Alone Together In the Dark, by John Ostrander
I remember the first time I saw the film Casablanca. It was at the 400 Theater in Chicago, just up Sheridan Road from Loyola University where I attended college. It was on the bill with Woody Allen’s Play It Again, Sam, an obvious but terrific double feature. I went stag but was lucky to get in at all; the small theater was packed.
I had missed or ignored Casablanca up until this point. I’m not sure why; I liked old serials a lot. The movie had certainly played on TV enough. I’d seen bits here and there or seen send-ups of it; callow youth that I was, I thought it wasn’t for me. Part of it was my own perverseness; my immediate reaction, on being told by everyone else that I must see this or I must hear that or I must read such and such is to say, “No, I don’t.” I get stupid stubborn about such things some times. Being told I would love the film I, of course, refused to see it. Finally, my curiosity overcame my perverseness and I sneaked off to view it without anyone else.
As I said, I went stag but I soon discovered I wasn’t alone. I was part of an audience, folks who mostly knew and loved the film. At the end of the singing of La Marseillaise, they cheered. When Captain Renault said, “Round up the usual suspects,” they cheered again. They laughed out loud at the funny lines (the movie is incredibly witty and they had actors who knew timing) and listened with rapt attention to Bogart’s speech at the end. Their delight and enthusiasm was catching on its own. And then there was the film itself.
I didn’t really know the story of Casablanca before I saw the movie and it swept me in; I experienced it as first time viewers would have back when the film first came out, not knowing the end. I was swept by the iconic images, especially those giant close-ups at the end – Paul Henreid, a heart-breakingly beautiful Ingrid Bergman, the incomparable Humphrey Bogart.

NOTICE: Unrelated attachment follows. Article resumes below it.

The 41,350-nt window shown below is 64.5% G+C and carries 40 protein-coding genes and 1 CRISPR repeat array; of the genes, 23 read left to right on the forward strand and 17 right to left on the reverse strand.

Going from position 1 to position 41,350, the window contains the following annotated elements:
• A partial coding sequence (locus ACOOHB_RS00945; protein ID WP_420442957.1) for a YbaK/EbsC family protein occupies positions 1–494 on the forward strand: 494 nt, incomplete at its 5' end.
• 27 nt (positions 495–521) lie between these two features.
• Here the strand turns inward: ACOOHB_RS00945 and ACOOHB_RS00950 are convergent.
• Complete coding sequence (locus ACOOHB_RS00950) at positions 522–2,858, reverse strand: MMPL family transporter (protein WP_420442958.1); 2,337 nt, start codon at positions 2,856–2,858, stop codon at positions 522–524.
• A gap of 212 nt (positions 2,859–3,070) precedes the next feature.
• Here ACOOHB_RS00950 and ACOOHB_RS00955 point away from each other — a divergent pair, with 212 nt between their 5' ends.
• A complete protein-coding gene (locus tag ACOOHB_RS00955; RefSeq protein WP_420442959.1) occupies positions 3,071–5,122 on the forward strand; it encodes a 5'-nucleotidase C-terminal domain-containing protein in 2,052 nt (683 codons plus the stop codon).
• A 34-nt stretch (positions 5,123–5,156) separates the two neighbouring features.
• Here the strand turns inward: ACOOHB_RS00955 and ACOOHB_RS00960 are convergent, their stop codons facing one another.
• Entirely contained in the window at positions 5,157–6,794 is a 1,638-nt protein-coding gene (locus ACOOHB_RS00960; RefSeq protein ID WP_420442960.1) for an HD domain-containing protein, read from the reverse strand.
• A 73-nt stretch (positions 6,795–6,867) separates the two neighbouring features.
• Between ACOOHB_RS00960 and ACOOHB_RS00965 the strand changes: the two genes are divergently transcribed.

I’ve seen the movie countless times since and it may be my all time favorite film. With one exception, all those other times have been from video or DVD, at home, watching on the TV. Each viewing, however, carries with it a bit of that first viewing, that loving audience. Would I love the film as much without that first communal experience? I don’t think so. I wouldn’t have had the experience of seeing the movie the way it was meant to be seen.
Don’t get me wrong; I’m delighted that I have films on DVD. If its a choice between seeing a great movie from DVD and not seeing it at all, I’m delighted to have the opportunity to see it. There are films that, for one reason or another, I missed in their first release. I’m glad to have the experience of seeing them at all.
I know, however, that the experience of seeing them on TV is not the same as seeing them in the theater.
From my late wife, Kimberly Yale, I learned to appreciate westerns and, in particular, to appreciate John Wayne’s performance in John Ford’s The Searchers. Ford could get Wayne to play a bastard and Wayne’s character in The Searchers, Ethan Edwards, is a racist anti-hero albeit a compelling character. I’d seen the movie several times before having a chance to go to a big screen showing in NYC. Some of those going with me hadn’t seen the film; as I was to discover, neither had I. Never really seen it.